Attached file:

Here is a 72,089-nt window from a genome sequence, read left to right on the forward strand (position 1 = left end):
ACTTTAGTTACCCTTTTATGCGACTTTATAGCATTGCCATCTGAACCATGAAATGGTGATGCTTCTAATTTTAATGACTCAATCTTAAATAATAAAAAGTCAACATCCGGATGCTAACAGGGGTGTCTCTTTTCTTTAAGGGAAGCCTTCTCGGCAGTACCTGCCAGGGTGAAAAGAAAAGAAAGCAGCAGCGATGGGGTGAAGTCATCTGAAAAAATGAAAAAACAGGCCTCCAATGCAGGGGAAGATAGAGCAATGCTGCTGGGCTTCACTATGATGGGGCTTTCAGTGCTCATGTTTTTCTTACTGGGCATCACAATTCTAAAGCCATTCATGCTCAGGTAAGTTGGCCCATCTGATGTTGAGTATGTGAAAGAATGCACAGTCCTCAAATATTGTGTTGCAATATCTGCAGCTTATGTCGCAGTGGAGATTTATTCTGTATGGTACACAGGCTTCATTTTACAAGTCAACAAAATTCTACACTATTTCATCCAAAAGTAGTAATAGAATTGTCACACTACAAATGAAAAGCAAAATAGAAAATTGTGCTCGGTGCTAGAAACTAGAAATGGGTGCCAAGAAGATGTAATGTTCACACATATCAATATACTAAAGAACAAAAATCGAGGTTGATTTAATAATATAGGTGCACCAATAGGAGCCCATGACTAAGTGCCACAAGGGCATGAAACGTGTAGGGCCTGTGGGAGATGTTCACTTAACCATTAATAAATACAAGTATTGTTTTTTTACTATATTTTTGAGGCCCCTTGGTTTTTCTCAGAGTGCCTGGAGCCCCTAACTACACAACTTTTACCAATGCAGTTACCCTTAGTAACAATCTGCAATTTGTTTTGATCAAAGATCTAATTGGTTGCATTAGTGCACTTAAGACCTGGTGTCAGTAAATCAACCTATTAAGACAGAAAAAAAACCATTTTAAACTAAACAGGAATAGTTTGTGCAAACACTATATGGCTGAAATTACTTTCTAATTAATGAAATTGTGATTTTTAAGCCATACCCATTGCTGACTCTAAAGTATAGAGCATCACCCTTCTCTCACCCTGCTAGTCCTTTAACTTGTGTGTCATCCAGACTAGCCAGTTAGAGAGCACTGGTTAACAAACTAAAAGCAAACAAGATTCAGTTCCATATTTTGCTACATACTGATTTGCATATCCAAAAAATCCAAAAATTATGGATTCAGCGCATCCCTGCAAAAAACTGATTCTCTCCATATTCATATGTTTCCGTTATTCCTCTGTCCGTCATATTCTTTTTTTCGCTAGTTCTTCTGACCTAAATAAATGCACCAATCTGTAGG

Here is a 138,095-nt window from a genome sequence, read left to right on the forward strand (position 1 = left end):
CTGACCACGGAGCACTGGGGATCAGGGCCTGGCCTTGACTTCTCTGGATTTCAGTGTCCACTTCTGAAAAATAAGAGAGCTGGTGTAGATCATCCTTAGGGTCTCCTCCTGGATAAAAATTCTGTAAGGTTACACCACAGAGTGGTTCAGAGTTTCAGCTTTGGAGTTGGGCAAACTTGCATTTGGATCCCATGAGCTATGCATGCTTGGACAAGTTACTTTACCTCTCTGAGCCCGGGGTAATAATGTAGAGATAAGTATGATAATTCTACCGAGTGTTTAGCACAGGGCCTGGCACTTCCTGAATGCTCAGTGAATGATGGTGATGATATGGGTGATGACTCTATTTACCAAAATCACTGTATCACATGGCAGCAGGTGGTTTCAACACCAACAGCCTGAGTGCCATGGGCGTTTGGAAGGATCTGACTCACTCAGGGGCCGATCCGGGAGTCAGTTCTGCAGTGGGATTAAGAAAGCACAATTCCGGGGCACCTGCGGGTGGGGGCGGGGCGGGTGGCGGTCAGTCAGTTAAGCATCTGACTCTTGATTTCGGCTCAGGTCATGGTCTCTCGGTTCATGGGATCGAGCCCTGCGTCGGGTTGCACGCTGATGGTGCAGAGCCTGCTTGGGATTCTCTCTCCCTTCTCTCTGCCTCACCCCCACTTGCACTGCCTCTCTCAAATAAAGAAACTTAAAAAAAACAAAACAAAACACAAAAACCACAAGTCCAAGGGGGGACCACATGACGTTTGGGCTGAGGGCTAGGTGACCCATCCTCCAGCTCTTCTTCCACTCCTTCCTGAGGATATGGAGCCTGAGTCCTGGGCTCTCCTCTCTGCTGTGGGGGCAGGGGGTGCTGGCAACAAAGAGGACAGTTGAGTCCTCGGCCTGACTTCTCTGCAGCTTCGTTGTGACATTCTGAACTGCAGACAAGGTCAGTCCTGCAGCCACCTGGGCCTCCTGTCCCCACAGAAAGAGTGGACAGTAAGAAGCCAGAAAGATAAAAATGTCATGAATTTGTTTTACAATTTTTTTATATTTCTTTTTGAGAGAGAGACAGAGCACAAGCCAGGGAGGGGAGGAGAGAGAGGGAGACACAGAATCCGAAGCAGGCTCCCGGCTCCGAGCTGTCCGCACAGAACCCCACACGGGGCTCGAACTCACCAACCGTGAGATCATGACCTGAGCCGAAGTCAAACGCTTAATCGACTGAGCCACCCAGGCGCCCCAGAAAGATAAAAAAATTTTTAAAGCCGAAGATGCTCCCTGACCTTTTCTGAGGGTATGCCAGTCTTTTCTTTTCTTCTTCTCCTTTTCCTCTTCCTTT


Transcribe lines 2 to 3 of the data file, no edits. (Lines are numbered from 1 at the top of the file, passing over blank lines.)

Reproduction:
ACTTTAGTTACCCTTTTATGCGACTTTATAGCATTGCCATCTGAACCATGAAATGGTGATGCTTCTAATTTTAATGACTCAATCTTAAATAATAAAAAGTCAACATCCGGATGCTAACAGGGGTGTCTCTTTTCTTTAAGGGAAGCCTTCTCGGCAGTACCTGCCAGGGTGAAAAGAAAAGAAAGCAGCAGCGATGGGGTGAAGTCATCTGAAAAAATGAAAAAACAGGCCTCCAATGCAGGGGAAGATAGAGCAATGCTGCTGGGCTTCACTATGATGGGGCTTTCAGTGCTCATGTTTTTCTTACTGGGCATCACAATTCTAAAGCCATTCATGCTCAGGTAAGTTGGCCCATCTGATGTTGAGTATGTGAAAGAATGCACAGTCCTCAAATATTGTGTTGCAATATCTGCAGCTTATGTCGCAGTGGAGATTTATTCTGTATGGTACACAGGCTTCATTTTACAAGTCAACAAAATTCTACACTATTTCATCCAAAAGTAGTAATAGAATTGTCACACTACAAATGAAAAGCAAAATAGAAAATTGTGCTCGGTGCTAGAAACTAGAAATGGGTGCCAAGAAGATGTAATGTTCACACATATCAATATACTAAAGAACAAAAATCGAGGTTGATTTAATAATATAGGTGCACCAATAGGAGCCCATGACTAAGTGCCACAAGGGCATGAAACGTGTAGGGCCTGTGGGAGATGTTCACTTAACCATTAATAAATACAAGTATTGTTTTTTTACTATATTTTTGAGGCCCCTTGGTTTTTCTCAGAGTGCCTGGAGCCCCTAACTACACAACTTTTACCAATGCAGTTACCCTTAGTAACAATCTGCAATTTGTTTTGATCAAAGATCTAATTGGTTGCATTAGTGCACTTAAGACCTGGTGTCAGTAAATCAACCTATTAAGACAGAAAAAAAACCATTTTAAACTAAACAGGAATAGTTTGTGCAAACACTATATGGCTGAAATTACTTTCTAATTAATGAAATTGTGATTTTTAAGCCATACCCATTGCTGACTCTAAAGTATAGAGCATCACCCTTCTCTCACCCTGCTAGTCCTTTAACTTGTGTGTCATCCAGACTAGCCAGTTAGAGAGCACTGGTTAACAAACTAAAAGCAAACAAGATTCAGTTCCATATTTTGCTACATACTGATTTGCATATCCAAAAAATCCAAAAATTATGGATTCAGCGCATCCCTGCAAAAAACTGATTCTCTCCATATTCATATGTTTCCGTTATTCCTCTGTCCGTCATATTCTTTTTTTCGCTAGTTCTTCTGACCTAAATAAATGCACCAATCTGTAGG

Here is a 138,095-nt window from a genome sequence, read left to right on the forward strand (position 1 = left end):